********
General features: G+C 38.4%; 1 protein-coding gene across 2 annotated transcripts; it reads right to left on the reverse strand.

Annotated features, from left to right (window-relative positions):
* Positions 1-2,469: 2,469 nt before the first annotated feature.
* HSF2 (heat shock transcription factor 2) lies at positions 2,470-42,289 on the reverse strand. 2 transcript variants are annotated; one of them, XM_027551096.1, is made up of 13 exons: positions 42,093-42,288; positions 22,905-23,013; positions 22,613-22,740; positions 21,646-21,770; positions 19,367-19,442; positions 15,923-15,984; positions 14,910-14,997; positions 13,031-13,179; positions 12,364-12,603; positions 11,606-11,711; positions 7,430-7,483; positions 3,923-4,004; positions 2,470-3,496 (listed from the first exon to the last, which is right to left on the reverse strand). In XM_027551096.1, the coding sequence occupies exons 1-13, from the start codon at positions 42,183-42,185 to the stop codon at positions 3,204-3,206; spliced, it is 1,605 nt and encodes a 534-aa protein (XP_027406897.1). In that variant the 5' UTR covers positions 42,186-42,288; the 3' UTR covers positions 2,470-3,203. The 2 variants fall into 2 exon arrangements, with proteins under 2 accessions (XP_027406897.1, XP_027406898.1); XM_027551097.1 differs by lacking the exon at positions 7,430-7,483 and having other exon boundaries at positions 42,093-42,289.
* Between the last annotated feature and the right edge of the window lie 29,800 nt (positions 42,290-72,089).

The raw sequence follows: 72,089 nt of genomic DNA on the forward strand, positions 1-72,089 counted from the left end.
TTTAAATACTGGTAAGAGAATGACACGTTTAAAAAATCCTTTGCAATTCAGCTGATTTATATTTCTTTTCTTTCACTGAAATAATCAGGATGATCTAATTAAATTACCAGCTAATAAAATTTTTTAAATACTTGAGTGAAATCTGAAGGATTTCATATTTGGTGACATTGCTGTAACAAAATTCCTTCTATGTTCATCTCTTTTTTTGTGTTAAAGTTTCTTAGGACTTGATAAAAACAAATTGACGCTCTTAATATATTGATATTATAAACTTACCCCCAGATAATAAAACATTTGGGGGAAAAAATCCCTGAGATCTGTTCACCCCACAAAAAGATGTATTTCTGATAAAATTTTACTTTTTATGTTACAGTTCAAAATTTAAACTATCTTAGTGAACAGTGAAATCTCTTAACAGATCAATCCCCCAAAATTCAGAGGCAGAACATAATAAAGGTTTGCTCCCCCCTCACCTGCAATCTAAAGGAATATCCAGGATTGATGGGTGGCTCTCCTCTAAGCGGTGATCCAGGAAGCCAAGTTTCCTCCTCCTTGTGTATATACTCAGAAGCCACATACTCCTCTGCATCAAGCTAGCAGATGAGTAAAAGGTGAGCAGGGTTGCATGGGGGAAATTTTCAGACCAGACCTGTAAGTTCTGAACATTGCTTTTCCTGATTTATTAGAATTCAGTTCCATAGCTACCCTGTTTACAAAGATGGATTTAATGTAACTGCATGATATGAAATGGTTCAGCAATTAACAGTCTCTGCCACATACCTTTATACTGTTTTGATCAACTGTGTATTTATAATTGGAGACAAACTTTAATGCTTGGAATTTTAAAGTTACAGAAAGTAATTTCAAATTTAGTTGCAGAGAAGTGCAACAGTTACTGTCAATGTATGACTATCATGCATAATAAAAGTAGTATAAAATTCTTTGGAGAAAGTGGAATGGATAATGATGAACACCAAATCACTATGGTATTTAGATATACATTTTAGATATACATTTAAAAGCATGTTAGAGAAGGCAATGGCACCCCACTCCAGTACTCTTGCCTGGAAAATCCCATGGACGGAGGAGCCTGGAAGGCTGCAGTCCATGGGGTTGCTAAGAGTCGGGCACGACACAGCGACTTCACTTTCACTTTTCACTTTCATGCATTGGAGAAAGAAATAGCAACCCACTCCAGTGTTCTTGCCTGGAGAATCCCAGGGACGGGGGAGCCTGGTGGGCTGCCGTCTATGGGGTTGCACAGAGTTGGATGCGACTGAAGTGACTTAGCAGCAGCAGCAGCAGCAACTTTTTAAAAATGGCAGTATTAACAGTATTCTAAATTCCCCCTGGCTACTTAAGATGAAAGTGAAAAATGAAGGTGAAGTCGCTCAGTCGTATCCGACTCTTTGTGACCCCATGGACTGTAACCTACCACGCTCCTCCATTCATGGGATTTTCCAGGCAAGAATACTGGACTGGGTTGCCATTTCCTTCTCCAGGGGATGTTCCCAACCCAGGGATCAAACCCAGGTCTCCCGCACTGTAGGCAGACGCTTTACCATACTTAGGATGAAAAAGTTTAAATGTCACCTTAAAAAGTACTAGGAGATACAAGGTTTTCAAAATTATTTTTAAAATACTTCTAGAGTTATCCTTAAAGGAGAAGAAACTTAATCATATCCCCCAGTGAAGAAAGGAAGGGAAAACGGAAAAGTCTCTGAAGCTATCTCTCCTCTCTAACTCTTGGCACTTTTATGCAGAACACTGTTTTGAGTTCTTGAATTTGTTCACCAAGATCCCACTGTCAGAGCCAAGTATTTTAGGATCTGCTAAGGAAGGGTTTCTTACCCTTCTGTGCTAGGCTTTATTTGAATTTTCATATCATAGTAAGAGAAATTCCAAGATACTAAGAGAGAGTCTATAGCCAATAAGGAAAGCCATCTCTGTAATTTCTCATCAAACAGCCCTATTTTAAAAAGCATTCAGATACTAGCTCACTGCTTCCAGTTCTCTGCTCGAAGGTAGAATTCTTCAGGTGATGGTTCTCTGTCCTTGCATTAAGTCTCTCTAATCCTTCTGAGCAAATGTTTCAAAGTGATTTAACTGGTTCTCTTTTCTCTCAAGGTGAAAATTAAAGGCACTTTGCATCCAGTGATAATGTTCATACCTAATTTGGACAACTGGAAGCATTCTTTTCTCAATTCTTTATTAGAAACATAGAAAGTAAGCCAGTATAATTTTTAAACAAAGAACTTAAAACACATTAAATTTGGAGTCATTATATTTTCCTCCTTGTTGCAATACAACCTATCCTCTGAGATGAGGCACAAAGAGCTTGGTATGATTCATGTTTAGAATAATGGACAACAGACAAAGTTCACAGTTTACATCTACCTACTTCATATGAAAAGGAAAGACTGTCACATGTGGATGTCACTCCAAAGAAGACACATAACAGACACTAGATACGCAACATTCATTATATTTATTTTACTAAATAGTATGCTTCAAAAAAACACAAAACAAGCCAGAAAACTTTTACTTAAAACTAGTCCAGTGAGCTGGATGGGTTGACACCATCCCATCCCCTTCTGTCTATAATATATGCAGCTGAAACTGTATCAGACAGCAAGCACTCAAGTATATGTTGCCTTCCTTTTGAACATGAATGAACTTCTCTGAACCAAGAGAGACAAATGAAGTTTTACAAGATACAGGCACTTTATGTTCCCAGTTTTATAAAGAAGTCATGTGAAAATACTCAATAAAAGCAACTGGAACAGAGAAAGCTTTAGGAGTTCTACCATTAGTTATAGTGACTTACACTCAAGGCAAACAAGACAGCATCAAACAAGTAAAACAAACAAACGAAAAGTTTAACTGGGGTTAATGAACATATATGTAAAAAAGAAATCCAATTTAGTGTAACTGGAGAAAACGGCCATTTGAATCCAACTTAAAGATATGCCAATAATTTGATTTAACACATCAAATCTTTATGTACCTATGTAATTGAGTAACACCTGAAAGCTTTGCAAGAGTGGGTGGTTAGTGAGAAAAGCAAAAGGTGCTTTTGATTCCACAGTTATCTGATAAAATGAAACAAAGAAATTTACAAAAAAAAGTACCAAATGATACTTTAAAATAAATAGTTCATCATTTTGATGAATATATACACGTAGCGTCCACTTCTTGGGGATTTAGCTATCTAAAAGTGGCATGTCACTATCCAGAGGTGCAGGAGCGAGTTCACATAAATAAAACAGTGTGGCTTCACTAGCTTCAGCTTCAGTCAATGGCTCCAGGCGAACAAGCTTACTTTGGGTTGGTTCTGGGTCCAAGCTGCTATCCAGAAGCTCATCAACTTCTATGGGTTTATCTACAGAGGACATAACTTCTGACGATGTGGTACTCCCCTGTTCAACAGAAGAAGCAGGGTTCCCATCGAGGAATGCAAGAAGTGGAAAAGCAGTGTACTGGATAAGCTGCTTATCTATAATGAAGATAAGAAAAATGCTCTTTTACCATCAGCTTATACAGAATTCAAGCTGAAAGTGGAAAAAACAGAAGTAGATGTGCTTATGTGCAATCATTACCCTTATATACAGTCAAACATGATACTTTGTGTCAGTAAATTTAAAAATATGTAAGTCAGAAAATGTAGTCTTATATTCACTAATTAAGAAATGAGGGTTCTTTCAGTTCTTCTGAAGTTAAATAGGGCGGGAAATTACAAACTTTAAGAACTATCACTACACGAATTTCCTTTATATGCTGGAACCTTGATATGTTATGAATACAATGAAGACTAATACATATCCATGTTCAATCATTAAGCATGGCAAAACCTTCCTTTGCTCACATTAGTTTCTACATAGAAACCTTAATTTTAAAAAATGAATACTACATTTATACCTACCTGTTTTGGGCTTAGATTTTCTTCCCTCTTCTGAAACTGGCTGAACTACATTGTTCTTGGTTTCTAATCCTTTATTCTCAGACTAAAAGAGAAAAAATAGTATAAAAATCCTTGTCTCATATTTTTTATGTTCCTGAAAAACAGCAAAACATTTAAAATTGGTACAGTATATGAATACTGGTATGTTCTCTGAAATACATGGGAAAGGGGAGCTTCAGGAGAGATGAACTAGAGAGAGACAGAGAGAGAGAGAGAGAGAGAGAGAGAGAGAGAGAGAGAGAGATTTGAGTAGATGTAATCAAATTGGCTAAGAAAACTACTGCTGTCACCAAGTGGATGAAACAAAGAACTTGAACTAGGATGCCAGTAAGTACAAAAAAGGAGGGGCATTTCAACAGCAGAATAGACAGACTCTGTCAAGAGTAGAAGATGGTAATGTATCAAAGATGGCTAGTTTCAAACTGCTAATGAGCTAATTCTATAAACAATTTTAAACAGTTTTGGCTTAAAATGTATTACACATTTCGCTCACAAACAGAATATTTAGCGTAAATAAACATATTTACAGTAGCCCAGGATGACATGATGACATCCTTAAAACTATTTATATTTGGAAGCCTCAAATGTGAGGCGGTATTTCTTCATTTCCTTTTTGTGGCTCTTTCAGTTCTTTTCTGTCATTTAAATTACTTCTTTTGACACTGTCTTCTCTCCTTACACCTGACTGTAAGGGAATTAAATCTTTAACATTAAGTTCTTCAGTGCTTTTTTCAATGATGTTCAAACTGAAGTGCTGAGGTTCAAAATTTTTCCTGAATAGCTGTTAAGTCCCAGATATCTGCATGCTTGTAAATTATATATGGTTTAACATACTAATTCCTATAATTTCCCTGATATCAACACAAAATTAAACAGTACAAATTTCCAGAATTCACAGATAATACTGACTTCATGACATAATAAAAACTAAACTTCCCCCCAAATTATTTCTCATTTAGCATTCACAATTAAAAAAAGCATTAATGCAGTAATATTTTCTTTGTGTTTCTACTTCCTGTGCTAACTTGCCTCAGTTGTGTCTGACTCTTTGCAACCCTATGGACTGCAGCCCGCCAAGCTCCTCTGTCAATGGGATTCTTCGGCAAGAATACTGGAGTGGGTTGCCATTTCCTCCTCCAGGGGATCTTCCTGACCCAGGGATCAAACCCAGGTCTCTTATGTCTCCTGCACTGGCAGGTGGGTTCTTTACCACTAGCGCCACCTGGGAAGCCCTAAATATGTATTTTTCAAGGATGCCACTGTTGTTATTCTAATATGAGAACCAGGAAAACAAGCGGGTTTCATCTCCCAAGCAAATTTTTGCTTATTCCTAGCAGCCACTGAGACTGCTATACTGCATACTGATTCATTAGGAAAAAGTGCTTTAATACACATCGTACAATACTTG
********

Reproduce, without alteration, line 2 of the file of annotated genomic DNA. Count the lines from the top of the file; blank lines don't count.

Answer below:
Annotated features, from left to right (window-relative positions):